Hi-Tech Security Solutions spoke to Martin Gren, one of the founders of Axis Communications and asked him about the state of the IP surveillance market and where Axis sees itself going over the next year.
As one of the founders of Axis Communications, Martin Gren has been involved in the IP surveillance business since the beginning. Over the years he has seen the uptake of IP surveillance systems growing as well as advances in the technology itself.
As we head into 2014, Gren says the market has matured to the stage where IP is now a mature market and, in fact, the only solution with a future in the larger installations. The small market still has scope for analogue solutions, but this is an opportunity with a limited lifespan.
Already we’re seeing IP system manufacturers targeting the low-end of the market with lower-cost cameras as well as software that makes the installation and configuration as easy as possible. From the Axis perspective, the Axis Camera Companion software is aimed at installations of 16 cameras or less. It focuses on making it simple to install and maintain cameras with edge storage. Not only does it simplify the installation, but also the management, such as adding UPS devices and backup solutions.
One of the constants we’ve found in preparing the CCTV Handbook this year is the expectation that video analytics will play a far more important role in the coming year as the technologies involved have improved tremendously. Gren agrees with this, but says Axis does not plan to become an analytics player.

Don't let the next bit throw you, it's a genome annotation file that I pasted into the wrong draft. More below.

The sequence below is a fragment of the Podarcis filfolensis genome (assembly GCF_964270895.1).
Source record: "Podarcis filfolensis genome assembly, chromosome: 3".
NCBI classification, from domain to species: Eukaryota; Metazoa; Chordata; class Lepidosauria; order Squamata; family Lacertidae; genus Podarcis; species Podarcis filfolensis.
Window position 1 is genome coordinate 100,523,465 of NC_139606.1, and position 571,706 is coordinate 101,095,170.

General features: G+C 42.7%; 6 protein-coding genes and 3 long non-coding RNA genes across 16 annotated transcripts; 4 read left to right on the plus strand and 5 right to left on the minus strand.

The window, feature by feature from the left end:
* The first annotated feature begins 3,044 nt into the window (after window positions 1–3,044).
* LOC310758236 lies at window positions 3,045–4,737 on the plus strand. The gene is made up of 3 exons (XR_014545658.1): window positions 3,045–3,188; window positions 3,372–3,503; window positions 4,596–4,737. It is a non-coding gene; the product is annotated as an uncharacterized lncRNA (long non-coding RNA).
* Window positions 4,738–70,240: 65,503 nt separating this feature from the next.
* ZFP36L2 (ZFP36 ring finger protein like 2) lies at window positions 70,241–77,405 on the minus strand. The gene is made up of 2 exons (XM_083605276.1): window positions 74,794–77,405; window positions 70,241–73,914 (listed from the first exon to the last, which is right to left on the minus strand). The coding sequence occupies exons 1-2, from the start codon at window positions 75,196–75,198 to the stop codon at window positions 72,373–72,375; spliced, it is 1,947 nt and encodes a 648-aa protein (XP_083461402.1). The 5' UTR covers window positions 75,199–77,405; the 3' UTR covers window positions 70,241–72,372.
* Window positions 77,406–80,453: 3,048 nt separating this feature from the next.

“We partner with companies that provide analytics and that model will hold going forward,” Gren explains. “We do, however, include rudimentary analytics on our cameras, such as motion detection and anti-tampering solutions. It’s strange how few VMS providers offer anti-tampering; we consider this an important part of any surveillance solution.”
Megapixels and more
In the competition for better IP surveillance solutions, Axis provides multi-megapixel cameras, but Gren says the goal is not to add more megapixels at any cost. The focus for Axis is image quality – the better the quality of the image, the more you can do with it.
In this effort, Axis develops its own processors in order to ensure features like WDR and its LightFinder technology deliver the optimal results for clients. It’s currently on its fifth generation of chips and this in-house development is one of the advantages it has that keeps it ahead of cheaper brands that try to emulate its technology.
And on the topic of megapixels, Gren believes that 4K, or Ultra HD will makes its mark in the surveillance world this year, but there is still much to be done before we see a broad rollout of these cameras as manufactures need to look at the entire environment if 4K is to deliver the improvements users require. Image quality is critical if Ultra HD is to deliver the benefits it promises and this will include issues such as bandwidth, storage, the compression used and VMS systems.
H.265 is also another new technology that promises fantastic results, but is some way away from delivery. Looking at the time it took for previous compression codecs to become market standards, Gren thinks it will be a while before H.265 makes it, again because it’s not simply about the technology, but about the environment being able to support the new technology.
Finally, Africa and the Middle East are healthy prospects for Axis. Gren says there are more opportunities in Africa than ever before and Axis is addressing these opportunities. Currently it will retain its regional HQ in Johannesburg, but is open to establishing a presence in other countries as and when the opportunities arise.
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